What are Google Health Cards?

Jun 23rd, 2017

Research from Google suggests that one in every 20 searches relate to a medical or health related query

With such a reliance on search engines as the first point of contact for the user during a diagnosis, the area is not only competitive, but finds itself under scrutiny in terms of trust.

Over the last 18 months Google has tried to tackle this and shown dedication to the quality of health related results. These findings have led to one of its most popular updates, the integration of medical cards in Google search.

Originally available in the US, the feature has rolled out across the globe, the latest being Google Australia (www.google.com.au) and it is thought that this will continue in the near future, with a UK date to be confirmed.

Users looking to diagnose a medical condition themselves, or better understand an existing complaint are able to perform their regular search whilst generating some interesting alternatives. Alongside the standard search results Google, with the help of a series of trusted medical sources and illustrators, has added the medical cards to the right hand side of the webpage, similar to where the maps feature pops up.

So what do the Google Health Cards show?

The cards start with the common name of the condition as well as the medical terminology and three separate slides, About, Symptoms and Treatments.

About – In this section you are given information relating to the condition as well as how common it is, where treatment can sought and the severity of the condition.

The About section also gives information about the most common ages for those with the condition and then who to contact if you suspect that this relates to your medical query.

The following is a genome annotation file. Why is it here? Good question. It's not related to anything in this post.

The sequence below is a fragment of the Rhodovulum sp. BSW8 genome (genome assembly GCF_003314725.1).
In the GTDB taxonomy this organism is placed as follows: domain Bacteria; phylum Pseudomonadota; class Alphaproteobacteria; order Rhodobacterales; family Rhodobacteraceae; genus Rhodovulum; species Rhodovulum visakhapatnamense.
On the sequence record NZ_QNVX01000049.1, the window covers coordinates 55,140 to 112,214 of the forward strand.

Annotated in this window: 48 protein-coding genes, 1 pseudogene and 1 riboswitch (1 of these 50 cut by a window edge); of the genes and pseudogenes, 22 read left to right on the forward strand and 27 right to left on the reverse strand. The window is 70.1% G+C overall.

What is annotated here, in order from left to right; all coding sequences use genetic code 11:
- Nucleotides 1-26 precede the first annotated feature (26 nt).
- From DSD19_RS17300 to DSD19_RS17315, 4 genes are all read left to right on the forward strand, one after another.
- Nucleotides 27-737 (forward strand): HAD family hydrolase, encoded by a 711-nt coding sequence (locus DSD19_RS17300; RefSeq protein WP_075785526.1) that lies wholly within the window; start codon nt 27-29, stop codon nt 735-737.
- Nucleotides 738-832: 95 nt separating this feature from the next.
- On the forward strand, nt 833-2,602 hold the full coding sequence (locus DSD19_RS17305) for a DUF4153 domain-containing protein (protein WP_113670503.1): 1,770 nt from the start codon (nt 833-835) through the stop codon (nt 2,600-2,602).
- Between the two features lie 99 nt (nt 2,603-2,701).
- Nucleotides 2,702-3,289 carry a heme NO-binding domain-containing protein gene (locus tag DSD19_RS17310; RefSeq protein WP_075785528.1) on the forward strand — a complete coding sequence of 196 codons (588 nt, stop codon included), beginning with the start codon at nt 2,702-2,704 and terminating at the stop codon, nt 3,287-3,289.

Symptoms – This is the part of the tool that is most commonly used as it highlights all of the common symptoms for the condition. As this research is from reputable sources it allows the user to confirm or rule out any of the associated complaints. As you can see from the below image, which relates to a search for ‘heart attack’, the first step is to get a full medical diagnosis. It also highlights the things that sufferers may experience and where in the body they occur.

Treatments – This is the most expansive of the three sections and highlights all possible treatments. In essence this acts as a glossary of each treatment and some of the key teams. If we again stick to the search term ‘heart attack’, the treatments slide offers you a set of dropdown menus relating to treatments available based on severity.

Some of these menus offer you the FAQs relating to a type of care whilst others give specific terminology like the examples below:

As well as the three main areas of the medical card there are two additional features that further enhance the user experience. They are the related conditions pages where the user can look at alternatives if they are not happy with their initial online diagnosis and the ability to download a PDF. The PDF, when downloaded and printed, can be used for educating others or for showing you GP and explaining why you think you may be suffering from a certain complaint.

What are the benefits?

There are many benefits to using this tool including:

  • Speedy diagnosis from trusted sources
  • Relevant FAQs
  • Medical recommendations
  • Downloadable resources

Are the Google Health Cards welcomed and what are the dangers of self-diagnosis?

Of course with all types self-diagnosis there are dangers and whilst Google has selected what it deems to be trusted sources such as the ones below, it does advocate seeing a medical specialist and refer to the tool as a guide only.

Speaking after the rollout in Australia, Dr Tony Bartone, the vice president of the Australian Medical Association, said Health Cards were a “long-overdue improvement” but cautioned against a “cookie cutter approach to self-diagnosis”.

He continued: “There’s nothing wrong with people wanting information, as long as … it’s not used to try and assist in a short cut.

“One view is that, provided [online information] is integrated as part of the care pathway and people continue to see their regular health provider and GP, that’s good.

“But if it creates risks that have yet to be identified, then we need to know about those.

“A quick Google search could help allay a patient’s fears, he said. But it could also have the opposite effect by increasing anxiety.”

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